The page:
There’s freedom in resolving to put everything else on hold and do something that [may seem trivial or inefficient but ultimately] needs to be done. (Please, don’t tell my wife I wrote that.) I found myself thoroughly enjoying the break from all the other “stuff” I had to do. I pulled up a playlist of lectures on YouTube to listen to while I scrubbed and rinsed. A few days in, I seized the opportunity to finally start listening to Mike Mangione‘s new podcast Time & the Mystery.

Mike is a fellow musician, an internationally touring singer-songwriter, performer, and recording artist based in Milwaukee. While I really don’t know him all that well, personally, our paths have crossed many times over the last seven years. We’ve shared a few concert bills and I’ve had the privilege of hearing him perform (both solo + with a full band) several times outside of my own tour schedule. He’s a talented songwriter who expresses interesting ideas in his music. And he’s got a great stage presence. For those reasons alone, I’ve been a fan. But what I really appreciate about his new podcast is how personal it is.

In each episode, Mike sits down with someone and has a conversation. It’s as simple as that. He’s had conversations with comedians (Jim & Jeannie Gaffigan and Tom Shillhue), authors, professional athletes, bishops, and a plethora of musicians and producers (Matisyahu, Duane Lundy, Ben Sollee, and more). There’s no political agenda. Each episode simply provides an opportunity for the listener to sit in and listen as two people discuss life, love, family, inspirations, purpose, art, the creative process, community, and more. As Mike describes it:

“It’s not about sound bytes. It’s about sitting with people and taking time, slowing down.”

Our dishwasher has been fully functional for over three weeks now, yet I’ve still washed the dishes by hand over half the time. It gives my hands a chance to work and my ears a chance to listen. It gives my mind a chance to open, absorb, digest, and reflect.

Perhaps this goes without saying at this point, but if you’re unfamiliar with Mike Mangione’s music or his new podcast, I recommend them both.

A Violent Christmas

For many the world over, December 25, 2016 was a violent Christmas.

If you’re at all familiar with my music, you know that many of my songs (The New World, Enola’s Wake, The Dark Side, Brothers) deal with violence as it’s manifested in our modern world. As we move into the 17th year of the 21st century since the first Christmas, now seems as good a moment as any to reflect on the problem of violence.

To start, it’s nothing new. Men have been committing acts of violence for as long as men have existed. Even in the Bible — a collection of 73 books broken down into roughly 1,200 chapters — the first homicide occurs in the 4th chapter of the very first book (Genesis). As a chronology, as the story of a people, the Bible is an incredibly, intensely violent library.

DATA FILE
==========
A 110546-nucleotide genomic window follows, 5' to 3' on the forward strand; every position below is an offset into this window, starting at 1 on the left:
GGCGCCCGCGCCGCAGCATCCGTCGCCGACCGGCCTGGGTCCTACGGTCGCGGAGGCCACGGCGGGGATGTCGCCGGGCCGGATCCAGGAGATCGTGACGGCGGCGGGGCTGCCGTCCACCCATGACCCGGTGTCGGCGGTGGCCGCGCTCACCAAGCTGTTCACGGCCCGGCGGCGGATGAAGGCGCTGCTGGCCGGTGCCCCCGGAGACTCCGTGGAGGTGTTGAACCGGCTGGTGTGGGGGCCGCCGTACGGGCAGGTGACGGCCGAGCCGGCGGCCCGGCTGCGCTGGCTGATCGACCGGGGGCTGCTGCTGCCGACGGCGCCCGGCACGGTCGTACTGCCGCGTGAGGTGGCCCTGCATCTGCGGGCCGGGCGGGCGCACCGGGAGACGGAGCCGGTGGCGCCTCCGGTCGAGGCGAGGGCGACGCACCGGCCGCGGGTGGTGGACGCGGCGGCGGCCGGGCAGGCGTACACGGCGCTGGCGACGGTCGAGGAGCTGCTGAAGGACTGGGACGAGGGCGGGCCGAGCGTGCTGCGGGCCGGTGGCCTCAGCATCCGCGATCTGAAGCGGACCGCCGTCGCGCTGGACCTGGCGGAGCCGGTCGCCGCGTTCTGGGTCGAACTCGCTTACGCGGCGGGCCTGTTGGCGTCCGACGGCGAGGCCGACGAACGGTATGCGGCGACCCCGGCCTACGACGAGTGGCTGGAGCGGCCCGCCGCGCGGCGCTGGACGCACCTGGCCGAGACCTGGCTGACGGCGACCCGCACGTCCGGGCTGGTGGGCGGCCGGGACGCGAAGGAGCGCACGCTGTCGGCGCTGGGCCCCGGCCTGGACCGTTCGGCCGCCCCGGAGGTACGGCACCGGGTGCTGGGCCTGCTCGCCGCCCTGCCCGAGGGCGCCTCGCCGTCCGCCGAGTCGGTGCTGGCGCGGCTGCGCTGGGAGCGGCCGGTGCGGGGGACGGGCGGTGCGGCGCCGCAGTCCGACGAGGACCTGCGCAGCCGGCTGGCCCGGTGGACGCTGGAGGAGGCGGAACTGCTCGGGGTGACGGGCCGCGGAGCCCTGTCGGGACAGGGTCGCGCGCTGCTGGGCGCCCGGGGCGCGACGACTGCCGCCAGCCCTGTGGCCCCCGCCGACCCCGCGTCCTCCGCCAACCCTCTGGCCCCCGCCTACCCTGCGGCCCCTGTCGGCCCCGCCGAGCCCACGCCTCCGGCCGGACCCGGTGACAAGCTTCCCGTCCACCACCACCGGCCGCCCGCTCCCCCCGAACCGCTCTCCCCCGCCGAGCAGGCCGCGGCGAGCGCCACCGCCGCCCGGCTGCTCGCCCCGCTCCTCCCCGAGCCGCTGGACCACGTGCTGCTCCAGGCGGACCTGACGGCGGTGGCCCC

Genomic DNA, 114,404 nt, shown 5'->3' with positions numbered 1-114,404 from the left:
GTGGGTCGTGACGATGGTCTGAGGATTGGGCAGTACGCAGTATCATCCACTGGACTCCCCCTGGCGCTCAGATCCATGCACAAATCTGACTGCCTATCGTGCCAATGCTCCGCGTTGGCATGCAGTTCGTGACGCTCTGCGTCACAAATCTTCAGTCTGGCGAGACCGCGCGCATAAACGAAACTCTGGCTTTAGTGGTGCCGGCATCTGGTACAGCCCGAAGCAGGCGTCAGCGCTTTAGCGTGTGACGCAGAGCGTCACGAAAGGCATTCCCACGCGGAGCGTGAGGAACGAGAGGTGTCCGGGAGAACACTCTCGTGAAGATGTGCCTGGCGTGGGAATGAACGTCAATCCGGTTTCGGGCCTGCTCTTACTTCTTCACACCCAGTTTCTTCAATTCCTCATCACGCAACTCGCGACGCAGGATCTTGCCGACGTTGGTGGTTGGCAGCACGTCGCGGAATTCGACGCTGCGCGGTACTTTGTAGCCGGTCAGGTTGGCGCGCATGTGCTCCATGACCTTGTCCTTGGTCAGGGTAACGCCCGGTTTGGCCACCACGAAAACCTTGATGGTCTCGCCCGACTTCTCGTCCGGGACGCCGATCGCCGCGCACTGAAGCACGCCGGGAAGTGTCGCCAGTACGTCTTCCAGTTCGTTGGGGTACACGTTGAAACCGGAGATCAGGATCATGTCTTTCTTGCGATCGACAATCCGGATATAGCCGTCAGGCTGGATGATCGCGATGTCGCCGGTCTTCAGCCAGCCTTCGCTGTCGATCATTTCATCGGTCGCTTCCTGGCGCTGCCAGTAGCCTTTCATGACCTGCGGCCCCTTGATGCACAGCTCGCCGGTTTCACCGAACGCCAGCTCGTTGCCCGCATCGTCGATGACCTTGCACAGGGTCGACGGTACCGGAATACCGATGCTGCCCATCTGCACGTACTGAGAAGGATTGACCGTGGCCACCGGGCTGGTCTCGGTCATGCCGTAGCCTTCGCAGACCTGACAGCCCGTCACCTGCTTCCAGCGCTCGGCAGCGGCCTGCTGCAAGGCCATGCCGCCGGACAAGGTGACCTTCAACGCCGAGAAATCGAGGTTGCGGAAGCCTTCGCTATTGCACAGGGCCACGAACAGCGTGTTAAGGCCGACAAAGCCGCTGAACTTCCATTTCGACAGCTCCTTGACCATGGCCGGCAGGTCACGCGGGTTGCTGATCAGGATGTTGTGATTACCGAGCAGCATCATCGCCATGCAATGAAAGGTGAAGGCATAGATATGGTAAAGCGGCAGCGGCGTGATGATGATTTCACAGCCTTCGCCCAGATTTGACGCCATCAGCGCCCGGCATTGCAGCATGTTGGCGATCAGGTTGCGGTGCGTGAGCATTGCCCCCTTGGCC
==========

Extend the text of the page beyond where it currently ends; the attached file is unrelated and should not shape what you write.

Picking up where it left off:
But despite all of the genocides throughout history, the deadly wars waged, the various and grotesque forms of torture, abortion, and capital punishment that man’s creative capacities conceived, something changed, legitimately and significantly, in the 20th century. Violence and war became mechanized. The ability to kill in greater quantities and from longer distances slowly but surely made the concept of killing easier to swallow, perhaps, easier to rationalize and justify. The statistic below may well illuminate this point.

This statistic appears on the back cover of a book by Lt. Col. Dave Grossman entitled On Killing: The Psychological Cost of Learning to Kill in War and Society. The back cover of the book goes on to state:

“The good news is that most soldiers are loath to kill. But armies have developed sophisticated ways of overcoming that instinctive aversion. The psychological cost for soldiers, as evidenced by the increase in post-traumatic stress, is devastating. The psychological cost for the rest of us is even greater: contemporary civilian society, particularly the media, replicates the army’s conditioning techniques and directly contributes to our rising rate of violent crime, especially among the young.”

That last sentence brings to mind the city of Chicago, where more than 40 people were shot over Christmas weekend alone and where well over 700 homicides occurred in 2016. On the international scene, Grossman’s quote brings to my mind recent images of the harrowing events in Aleppo, events that have been ongoing and worsening for the last several years:

What does all this have to do with Christmas? Everything.

The message of Christmas is peace: “and on earth peace, good will toward men,” as Linus the Evangelist relayed it.

The prophet Isaiah foretold: “Then the wolf shall be a guest of the lamb, and the leopard shall lie down with the young goat; the calf and the young lion shall browse together, with a little child to guide them.” (Is. 11:6) The metaphor speaks of peace — peace between adversaries, fear of death and the desire to take life relinquished. Isaiah was referring to the long-expected Messiah named “Prince of Peace” (Is. 9:5) and whose “dominion is vast and forever peaceful” (Is. 9:6). You don’t have to be religious to see the appeal, to see the beauty and the poetry in the story and the message of Christmas.